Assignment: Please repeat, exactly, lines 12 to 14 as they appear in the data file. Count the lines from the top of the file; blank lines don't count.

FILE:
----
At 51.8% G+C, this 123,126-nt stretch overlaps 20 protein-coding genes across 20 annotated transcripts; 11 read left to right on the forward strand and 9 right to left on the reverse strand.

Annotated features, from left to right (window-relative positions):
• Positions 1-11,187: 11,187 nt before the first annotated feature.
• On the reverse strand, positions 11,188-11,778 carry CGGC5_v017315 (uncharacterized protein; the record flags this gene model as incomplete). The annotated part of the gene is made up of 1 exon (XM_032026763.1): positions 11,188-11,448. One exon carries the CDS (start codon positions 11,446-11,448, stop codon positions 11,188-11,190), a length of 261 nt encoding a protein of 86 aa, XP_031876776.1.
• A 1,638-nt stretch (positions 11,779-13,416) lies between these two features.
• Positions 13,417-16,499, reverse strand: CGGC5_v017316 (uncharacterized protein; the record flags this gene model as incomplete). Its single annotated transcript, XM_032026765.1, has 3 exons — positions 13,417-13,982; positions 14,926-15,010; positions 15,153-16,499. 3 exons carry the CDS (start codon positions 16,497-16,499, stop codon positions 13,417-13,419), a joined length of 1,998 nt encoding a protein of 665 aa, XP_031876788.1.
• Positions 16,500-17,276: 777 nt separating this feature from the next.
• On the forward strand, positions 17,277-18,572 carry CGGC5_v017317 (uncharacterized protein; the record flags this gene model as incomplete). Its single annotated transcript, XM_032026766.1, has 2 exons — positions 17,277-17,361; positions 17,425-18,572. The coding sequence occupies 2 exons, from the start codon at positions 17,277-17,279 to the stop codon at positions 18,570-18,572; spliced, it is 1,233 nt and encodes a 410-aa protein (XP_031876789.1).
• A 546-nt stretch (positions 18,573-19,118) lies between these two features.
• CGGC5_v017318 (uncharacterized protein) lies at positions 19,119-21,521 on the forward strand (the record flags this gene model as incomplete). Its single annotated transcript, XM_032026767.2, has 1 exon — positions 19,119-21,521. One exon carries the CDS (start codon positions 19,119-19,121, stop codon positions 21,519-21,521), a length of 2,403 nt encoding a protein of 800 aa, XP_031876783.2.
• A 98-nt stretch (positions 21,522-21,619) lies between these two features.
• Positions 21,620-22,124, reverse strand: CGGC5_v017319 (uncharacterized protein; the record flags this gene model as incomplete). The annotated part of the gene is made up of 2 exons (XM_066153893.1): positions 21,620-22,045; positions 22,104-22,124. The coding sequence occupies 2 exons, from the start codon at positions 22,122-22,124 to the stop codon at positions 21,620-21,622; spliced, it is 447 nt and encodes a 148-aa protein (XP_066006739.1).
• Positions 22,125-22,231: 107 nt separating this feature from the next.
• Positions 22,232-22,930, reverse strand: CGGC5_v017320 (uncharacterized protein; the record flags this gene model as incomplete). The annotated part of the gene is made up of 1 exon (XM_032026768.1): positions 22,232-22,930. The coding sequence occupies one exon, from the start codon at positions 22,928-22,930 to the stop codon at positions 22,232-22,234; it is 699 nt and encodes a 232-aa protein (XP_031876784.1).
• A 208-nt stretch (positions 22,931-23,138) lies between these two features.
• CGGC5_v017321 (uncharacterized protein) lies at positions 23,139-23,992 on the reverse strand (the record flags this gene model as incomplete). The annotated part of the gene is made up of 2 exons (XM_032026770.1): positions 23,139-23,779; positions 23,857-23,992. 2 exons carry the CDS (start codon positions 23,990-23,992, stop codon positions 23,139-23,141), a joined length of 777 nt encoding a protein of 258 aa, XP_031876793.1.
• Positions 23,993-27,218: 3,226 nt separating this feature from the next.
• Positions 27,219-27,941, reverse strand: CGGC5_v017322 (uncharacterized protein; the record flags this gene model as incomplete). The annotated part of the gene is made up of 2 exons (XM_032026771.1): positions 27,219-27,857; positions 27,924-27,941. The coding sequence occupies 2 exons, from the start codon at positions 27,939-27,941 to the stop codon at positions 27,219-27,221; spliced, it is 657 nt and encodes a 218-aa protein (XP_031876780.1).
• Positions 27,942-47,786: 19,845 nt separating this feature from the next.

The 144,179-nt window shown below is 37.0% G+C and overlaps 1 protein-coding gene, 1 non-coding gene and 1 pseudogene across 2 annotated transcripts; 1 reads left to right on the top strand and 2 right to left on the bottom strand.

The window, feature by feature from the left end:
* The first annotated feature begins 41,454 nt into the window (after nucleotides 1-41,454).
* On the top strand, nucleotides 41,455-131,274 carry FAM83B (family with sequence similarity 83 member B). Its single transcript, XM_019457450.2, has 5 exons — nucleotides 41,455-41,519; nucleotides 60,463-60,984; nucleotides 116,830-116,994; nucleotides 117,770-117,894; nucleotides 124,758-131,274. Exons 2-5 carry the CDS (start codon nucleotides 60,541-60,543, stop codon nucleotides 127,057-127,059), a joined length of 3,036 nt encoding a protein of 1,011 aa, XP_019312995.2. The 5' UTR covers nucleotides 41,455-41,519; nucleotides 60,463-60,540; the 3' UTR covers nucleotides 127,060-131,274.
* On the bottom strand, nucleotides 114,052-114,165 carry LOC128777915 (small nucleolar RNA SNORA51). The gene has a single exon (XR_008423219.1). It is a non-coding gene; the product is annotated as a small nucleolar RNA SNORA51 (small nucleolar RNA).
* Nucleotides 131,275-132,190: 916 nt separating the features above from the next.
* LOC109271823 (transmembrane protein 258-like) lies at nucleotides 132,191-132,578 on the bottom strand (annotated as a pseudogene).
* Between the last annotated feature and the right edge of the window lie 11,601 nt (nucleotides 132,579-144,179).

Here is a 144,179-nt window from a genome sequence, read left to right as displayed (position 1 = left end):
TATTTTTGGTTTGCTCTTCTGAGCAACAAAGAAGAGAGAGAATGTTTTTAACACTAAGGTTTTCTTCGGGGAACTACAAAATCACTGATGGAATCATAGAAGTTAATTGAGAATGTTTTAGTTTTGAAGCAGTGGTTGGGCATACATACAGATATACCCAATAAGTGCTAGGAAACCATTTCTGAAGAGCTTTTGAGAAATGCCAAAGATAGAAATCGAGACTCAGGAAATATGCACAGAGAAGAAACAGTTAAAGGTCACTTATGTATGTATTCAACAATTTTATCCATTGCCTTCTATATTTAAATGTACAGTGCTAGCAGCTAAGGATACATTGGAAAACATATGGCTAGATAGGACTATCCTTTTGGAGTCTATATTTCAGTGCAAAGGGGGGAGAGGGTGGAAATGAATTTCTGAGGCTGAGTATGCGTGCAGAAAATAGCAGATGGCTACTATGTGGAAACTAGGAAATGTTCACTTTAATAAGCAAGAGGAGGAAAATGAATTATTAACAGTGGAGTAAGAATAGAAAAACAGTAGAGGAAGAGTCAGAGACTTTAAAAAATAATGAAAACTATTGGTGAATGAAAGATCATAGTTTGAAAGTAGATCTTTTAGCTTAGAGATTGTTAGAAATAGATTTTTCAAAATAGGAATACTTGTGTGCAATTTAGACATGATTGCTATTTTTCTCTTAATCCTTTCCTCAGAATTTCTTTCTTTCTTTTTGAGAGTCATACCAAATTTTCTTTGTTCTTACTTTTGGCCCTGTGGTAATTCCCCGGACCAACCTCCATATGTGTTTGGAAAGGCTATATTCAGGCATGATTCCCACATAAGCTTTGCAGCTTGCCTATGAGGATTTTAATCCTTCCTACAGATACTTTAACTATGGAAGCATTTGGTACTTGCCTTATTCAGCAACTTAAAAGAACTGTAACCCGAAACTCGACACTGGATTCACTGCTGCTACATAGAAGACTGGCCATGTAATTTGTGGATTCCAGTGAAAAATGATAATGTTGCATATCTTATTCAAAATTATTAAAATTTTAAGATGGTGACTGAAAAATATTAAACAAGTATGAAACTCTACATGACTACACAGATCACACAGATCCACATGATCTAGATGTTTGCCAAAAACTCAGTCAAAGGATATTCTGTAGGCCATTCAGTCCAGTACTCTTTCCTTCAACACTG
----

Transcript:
• Positions 21,620-22,124, reverse strand: CGGC5_v017319 (uncharacterized protein; the record flags this gene model as incomplete). The annotated part of the gene is made up of 2 exons (XM_066153893.1): positions 21,620-22,045; positions 22,104-22,124. The coding sequence occupies 2 exons, from the start codon at positions 22,122-22,124 to the stop codon at positions 21,620-21,622; spliced, it is 447 nt and encodes a 148-aa protein (XP_066006739.1).
• Positions 22,125-22,231: 107 nt separating this feature from the next.
• Positions 22,232-22,930, reverse strand: CGGC5_v017320 (uncharacterized protein; the record flags this gene model as incomplete). The annotated part of the gene is made up of 1 exon (XM_032026768.1): positions 22,232-22,930. The coding sequence occupies one exon, from the start codon at positions 22,928-22,930 to the stop codon at positions 22,232-22,234; it is 699 nt and encodes a 232-aa protein (XP_031876784.1).